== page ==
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Terry Jones' Medieval Lives Paperback – March 27, 2007
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About the Author
Terry Jones is best known as a member of Monty Python but he has also written books on medieval England, Chaucer's Knight, the highly acclaimed Who Murdered Chaucer? and Crusades, as well as Terry Jones' Barbarians, which accompanied a major television series he presented in 2006. He is the author of several children's books including Fairy Tales and Fantastic Stories, The Knight and the Squire and The Lady and the Squire. He has directed several feature films: Monty Python and the Holy Grail, The Life of Brian, The Meaning of Life, Personal Services, Erik the Viking and The Wind in the Willows. Alan Ereira has worked as an award-winning producer and writer of history programmes on radio and television for over 40 years, and has collaborated with Terry for ten years on a number of historical films. His previous books include The People's England, The Invergordon Mutiny, The Heart of the World and (with Terry Jones) Crusades and Terry Jones' Barbarians.
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Despite that, however, it is serious history, even if it does constitute a somewhat rapid overview of the period. Their approach is to discuss the lives of eight types of people you might have run into during the almost five-hundred year period of the middle ages (which they define as having lasted in England from 1066 to 1536).
One of the constant themes is change – for example, in the lives of peasants. During the period the number of slaves declined as slaves were replaced by villeins – people who were obliged to work a certain number of days a week on their masters’ farms and additionally pay rents in the form of a portion of their crops. Over time the rents began to be paid in cash, and people became more free to move to other parts of the country, or to own small farms on their own. The lives of the other types of people changed over the years too – some improving, some getting now better, now worse (damsels, i.e. higher-class women, for example, were treated more tolerantly at some periods than others, and the changes were not uniformly improvements). Even the role of kings, the last of the types of people covered, changed over the period, but at least in their case many of the changes were initiated by the kings themselves, or were, at any rate, due to such good or bad qualities as they possessed. They also point out how much of our judgements of these kings of the past is due to historical records that may have been manipulated by those who came to power after them, so that those who we think of as ‘good’ kings may not have necessarily been perceived as such by the people of their own times.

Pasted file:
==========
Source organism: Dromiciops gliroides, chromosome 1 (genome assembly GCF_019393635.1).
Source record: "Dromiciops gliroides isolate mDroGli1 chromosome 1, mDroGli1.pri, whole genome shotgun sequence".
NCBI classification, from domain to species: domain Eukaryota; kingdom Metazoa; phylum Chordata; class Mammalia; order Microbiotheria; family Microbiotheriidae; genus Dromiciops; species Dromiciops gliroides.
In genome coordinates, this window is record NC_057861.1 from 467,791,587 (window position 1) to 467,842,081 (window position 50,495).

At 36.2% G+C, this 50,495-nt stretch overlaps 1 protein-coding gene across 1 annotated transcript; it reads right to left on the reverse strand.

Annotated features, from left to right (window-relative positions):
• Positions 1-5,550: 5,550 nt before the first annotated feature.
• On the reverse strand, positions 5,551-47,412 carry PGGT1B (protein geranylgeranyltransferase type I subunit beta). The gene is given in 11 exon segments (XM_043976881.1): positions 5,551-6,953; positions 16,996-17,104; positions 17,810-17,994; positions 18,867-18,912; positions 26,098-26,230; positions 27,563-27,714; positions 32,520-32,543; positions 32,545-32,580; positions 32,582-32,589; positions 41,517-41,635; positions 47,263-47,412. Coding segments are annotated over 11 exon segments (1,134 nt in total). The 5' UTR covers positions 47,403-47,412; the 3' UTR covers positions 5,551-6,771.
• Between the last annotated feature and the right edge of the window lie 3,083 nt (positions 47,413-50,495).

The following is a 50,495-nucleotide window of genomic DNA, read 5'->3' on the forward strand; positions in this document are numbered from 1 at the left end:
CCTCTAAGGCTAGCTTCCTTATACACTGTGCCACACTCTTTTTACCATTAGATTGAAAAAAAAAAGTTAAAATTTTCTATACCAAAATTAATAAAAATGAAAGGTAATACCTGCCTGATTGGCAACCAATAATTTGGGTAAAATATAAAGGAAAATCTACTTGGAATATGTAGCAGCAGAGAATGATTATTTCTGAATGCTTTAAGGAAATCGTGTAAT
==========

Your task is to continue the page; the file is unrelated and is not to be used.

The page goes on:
I learned a lot from this book, and found little in it that contradicted what I have read in much more ‘serious’ histories of the period. If you would like to learn more about the middle ages but are intimidated by long recitals of minute details, this book is a good choice.
As a reader who's long been fascinated by the medieval period, I found this book stimulating and eye-opening in a few areas. (Some of the instances in the book were things I already knew. Some I'd suspected. And some were completely new to my mind.)
I cannot recommend this book too highly. I didn't give it five stars only because of some formatting glitches in the ebook I bought and a few typographical errors and such. It's a truly good book.
Most of what resonated with me concerns the sophistication of people at the time regarding their needs and wants. They occupied substantial homes, brewing and imbibing were well underway and French wines were imported. The story of minstrels and their comparison to modern PR men is also great fun as was the aggressively entrepreneurial monks, specifically the Cistercians. The holy men of the period were extremely well off. Records from Westminster Abbey betray a decadence in the consumption of food and drink. In fact, alcohol accounted for 19% of monks' energy intake when ours is roughly 5%.
Jones and Ereira and other popular historians of our day are doing a great job making history more digestible and fun. They are also righting wrongs by challenging commonly held beliefs and inaccurate school curriculum. The authors warn us not to be ignorant of our past and use the last line to reinforce the reality that so much of history is propaganda not fact.